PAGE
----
I thought of my grandparents.  The reason we’d moved to New York six and a half years ago was to keep a closer eye on them.  “Are Grandmother Anne and Grandfather Mitchell leaving the residential home and coming here to live with us?”

“God forbid!  One more try, Ellen.”

I shut my eyes a moment, praying hard I was right this time.  “Is Daddy staying home for good?”

My mother’s shoulders sagged a bit.  “No, honey, Dad’s got to go back to sea in only a few months.”

“I give up!”  A cramp pinched my neck.  Maybe there was something else about my mother I envied.  She always handled it so well, when my father went away.  Besides, why were we playing Twenty Questions?  Didn’t she care that her only child was newly improved?

“I’m pregnant,” my mother said.  I stared at her.  “Three months already, El.  I didn’t want to tell you sooner, because the first three months are kind of tricky… there might be danger of a miscarriage.  And I didn’t want you to be disappointed after getting all excited.”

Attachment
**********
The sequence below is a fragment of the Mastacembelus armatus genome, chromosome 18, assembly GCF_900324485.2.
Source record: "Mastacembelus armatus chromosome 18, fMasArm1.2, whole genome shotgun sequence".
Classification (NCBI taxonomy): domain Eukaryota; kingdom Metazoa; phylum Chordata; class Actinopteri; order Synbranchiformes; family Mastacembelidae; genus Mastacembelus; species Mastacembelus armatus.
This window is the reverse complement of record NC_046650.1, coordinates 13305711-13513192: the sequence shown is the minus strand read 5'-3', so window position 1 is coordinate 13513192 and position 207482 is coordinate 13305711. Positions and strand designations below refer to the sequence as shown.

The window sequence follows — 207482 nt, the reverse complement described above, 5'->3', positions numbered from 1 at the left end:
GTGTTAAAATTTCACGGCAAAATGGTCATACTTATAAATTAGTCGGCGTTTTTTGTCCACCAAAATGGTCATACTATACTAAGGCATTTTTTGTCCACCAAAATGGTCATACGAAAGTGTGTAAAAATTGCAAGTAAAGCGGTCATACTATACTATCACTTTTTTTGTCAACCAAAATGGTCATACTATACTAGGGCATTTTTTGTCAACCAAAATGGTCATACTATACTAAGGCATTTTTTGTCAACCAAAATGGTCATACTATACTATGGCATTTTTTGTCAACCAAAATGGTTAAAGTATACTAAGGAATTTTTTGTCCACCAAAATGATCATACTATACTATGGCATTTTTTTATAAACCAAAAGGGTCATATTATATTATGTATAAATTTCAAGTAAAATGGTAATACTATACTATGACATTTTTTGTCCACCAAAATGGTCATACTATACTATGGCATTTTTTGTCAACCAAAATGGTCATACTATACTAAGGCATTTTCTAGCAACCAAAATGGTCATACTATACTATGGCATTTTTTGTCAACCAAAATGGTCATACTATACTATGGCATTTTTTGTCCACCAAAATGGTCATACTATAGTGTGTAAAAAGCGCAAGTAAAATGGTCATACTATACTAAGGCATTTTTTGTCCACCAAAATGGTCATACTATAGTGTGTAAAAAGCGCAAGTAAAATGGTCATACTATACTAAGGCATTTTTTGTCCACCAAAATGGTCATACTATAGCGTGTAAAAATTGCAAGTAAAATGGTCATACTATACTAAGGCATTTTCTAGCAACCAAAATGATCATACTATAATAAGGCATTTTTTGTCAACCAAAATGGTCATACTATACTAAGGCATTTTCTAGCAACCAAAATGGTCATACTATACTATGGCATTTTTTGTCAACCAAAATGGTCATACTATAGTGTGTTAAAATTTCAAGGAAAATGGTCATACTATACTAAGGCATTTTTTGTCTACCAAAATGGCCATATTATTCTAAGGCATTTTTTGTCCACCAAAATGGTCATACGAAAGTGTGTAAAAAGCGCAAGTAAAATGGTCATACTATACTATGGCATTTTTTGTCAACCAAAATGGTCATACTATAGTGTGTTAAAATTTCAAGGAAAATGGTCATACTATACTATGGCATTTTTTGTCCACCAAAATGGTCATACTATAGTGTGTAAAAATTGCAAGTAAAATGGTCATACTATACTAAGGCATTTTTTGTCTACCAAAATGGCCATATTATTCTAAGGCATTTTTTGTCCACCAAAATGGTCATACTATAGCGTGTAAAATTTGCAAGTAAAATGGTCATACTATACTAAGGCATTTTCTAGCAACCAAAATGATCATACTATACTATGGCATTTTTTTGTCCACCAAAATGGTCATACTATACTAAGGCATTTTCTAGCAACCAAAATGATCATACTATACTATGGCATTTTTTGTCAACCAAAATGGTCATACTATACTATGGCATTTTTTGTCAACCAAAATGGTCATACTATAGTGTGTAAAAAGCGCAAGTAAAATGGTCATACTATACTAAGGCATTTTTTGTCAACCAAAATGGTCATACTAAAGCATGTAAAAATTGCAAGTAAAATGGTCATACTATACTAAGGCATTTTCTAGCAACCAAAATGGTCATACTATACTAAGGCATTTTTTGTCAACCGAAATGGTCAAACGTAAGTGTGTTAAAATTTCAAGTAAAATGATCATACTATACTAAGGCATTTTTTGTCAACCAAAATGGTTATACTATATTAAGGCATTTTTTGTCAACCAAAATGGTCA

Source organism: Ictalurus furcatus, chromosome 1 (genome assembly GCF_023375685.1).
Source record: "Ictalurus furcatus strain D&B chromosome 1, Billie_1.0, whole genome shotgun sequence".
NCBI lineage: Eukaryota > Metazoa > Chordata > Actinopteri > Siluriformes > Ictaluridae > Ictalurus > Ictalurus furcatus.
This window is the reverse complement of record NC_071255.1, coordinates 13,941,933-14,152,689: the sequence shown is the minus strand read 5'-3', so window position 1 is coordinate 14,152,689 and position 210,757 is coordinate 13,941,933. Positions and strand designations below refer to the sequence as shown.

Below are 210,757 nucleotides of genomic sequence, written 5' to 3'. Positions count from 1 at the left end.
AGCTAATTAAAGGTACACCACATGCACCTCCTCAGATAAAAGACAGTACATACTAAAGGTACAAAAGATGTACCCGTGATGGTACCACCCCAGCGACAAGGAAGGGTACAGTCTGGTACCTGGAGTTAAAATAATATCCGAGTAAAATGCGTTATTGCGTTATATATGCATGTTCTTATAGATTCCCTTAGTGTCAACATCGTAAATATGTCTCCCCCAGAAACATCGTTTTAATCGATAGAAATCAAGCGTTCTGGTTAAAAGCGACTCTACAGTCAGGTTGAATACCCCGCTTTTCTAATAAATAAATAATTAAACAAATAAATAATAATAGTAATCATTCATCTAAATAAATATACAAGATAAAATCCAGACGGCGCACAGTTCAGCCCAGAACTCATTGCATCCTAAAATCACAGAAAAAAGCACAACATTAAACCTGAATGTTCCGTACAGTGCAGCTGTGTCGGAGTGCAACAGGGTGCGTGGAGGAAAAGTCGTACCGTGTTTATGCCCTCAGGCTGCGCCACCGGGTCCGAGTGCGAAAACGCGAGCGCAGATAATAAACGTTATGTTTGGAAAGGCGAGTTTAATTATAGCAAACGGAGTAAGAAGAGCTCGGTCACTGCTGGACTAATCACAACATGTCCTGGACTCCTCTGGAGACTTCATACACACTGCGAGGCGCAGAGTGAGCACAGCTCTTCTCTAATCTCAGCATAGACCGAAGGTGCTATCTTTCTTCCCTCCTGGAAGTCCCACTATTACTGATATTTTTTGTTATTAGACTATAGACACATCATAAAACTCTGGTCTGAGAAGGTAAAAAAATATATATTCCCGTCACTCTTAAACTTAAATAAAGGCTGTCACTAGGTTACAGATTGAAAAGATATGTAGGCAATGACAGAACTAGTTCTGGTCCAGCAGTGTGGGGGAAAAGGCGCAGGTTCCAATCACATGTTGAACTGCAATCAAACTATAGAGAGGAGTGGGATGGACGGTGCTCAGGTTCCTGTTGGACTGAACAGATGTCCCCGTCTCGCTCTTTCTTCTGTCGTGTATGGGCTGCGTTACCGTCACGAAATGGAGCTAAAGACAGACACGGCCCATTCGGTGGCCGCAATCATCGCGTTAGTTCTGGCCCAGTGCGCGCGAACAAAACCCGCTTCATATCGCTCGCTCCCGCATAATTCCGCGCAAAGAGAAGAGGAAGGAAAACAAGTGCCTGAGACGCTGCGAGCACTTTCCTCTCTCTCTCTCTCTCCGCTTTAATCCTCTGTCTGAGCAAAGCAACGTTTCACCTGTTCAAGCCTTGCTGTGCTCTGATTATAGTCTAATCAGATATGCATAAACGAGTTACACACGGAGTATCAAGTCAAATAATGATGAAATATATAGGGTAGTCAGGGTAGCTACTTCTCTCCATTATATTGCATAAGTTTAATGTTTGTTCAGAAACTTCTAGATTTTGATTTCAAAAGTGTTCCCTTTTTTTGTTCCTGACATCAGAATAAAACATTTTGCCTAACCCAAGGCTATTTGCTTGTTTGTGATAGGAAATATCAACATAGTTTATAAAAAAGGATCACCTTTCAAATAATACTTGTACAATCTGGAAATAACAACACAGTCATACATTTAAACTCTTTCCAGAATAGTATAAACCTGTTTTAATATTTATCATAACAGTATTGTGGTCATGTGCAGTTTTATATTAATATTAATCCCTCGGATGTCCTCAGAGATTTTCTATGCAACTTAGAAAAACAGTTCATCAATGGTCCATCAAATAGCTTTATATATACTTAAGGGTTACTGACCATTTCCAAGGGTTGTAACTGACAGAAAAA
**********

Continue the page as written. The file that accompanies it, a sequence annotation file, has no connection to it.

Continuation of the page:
Excited?  But I felt the exact opposite of excitement.  In six months—March, almost springtime—a new Gray baby.  That didn’t sound right.  My mother picked up an Oreo I’d skillfully taken apart, put it back together, and ate it.  She was giving that new Gray baby my cookies!

“How does it feel, Big Sister?” she asked me.

I moaned to myself.  “It feels like… I’m a pain in the neck—I mean, I have a pain in my neck.”

That made her laugh.  I had to laugh too so it would look as though I didn’t care that I’d said something so silly.  So why wasn’t I excited about this new baby?  Lots of kids at school adored their younger brothers and sisters, and idolized their older ones.  Last year, in sixth grade, Susie Brockleman bragged for weeks that her mother was going to have a baby boy.

George and Gracie came back upstairs, wheezing more heavily than ever.  But now the bells and the clicking of their toenails sounded far away, too far to reach.  Of course, if I ran out to the hall, I’d get two slurpy tongues and hot musty breath in my face, and two tails playfully thrashing my legs.  But I didn’t move from my chair.

“Why’d you get home so late!” I burst out suddenly.  So much for patience and those other things.

At dinner that night, my mother said, “I’ve told Ellen.”  I had to admit, my mother looked lovely.  She has a face designed for laughter, full of laugh lines and dimples.  “Now Ellen knows.”